A slice of Madras history has been captured in engravings and lithographs.

The Etchings, Engravings and Aquatints Exhibition presents a slice of Madras history redolent with charm, colour, nostalgia and even humour. Before modern printing was born, the artists and engravers had evolved a technique whereby an artist's work was etched on copper plates by engravers, aquatinted, then prints were made and the entire process was done manually.

Much of the visual imaging of the British Raj in the 18th, 19th and 20th centuries is frozen in the artist-engraver synergy. The evocative frames combined European detailing and realism with the charm of miniature art and spoke of Indian landscapes and wars fought by the British, of “natives” and “Sahibs”, of great buildings and humblerural dwellings… This exhibition is about Madras and about its people.

The delicate touch and colour define mist in the frames on view that even the ramparts of Fort St. George seemto breathe romance. An engraving of the fort by artist Francis Ward and engraver H. Merke is delightful, reflecting the charm of Georgian buildings and the “busyness” of St. Thomas Street. A view of (what one knew as) Rajaji Hall is another magnificent engraving done by John Golding and aquatinted on the copper plate engraving.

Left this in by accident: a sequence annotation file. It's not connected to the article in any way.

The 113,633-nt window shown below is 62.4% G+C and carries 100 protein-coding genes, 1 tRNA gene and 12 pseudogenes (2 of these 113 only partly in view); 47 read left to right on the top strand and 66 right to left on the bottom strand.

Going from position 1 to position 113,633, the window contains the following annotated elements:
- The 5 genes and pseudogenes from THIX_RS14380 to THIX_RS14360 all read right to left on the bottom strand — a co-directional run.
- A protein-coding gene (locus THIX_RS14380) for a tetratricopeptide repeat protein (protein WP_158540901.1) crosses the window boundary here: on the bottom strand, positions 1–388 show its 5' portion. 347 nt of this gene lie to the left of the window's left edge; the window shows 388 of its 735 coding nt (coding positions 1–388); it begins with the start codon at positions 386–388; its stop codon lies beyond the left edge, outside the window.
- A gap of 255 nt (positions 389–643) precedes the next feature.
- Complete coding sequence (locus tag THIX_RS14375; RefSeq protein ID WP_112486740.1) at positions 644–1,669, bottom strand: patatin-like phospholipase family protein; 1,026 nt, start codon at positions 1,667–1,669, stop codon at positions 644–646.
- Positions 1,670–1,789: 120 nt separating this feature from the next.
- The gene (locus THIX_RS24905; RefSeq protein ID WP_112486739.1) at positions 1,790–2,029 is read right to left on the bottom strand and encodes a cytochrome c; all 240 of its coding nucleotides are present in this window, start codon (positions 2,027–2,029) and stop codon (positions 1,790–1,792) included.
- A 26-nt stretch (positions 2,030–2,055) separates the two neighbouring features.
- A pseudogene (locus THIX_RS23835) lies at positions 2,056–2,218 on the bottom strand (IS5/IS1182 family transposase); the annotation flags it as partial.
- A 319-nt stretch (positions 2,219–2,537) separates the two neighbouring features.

Detailed to dazzle

Many of the etchings are about sepoys and officers with wonderfully detailed and dazzling uniforms.

A peep into the lifestyle of the British Raj has a lithograph titled, ‘A Lady in Toilette.' The lady is being attended to by numerous ayahs fixing her dress and her coiffeur.

‘The Young Civilian's Toilette' has a languid British sahib reclining in an ‘easy chair' while a host of natives attending to him. ‘Madras Disembarkation' is delicate in execution and has a swarm of Indian coolies unloading travelling cases.

The exhibition is on view at Vennirul Art Gallery, CP Arts Centre, 1 Eldams Road, Alwarpet, till August 28.


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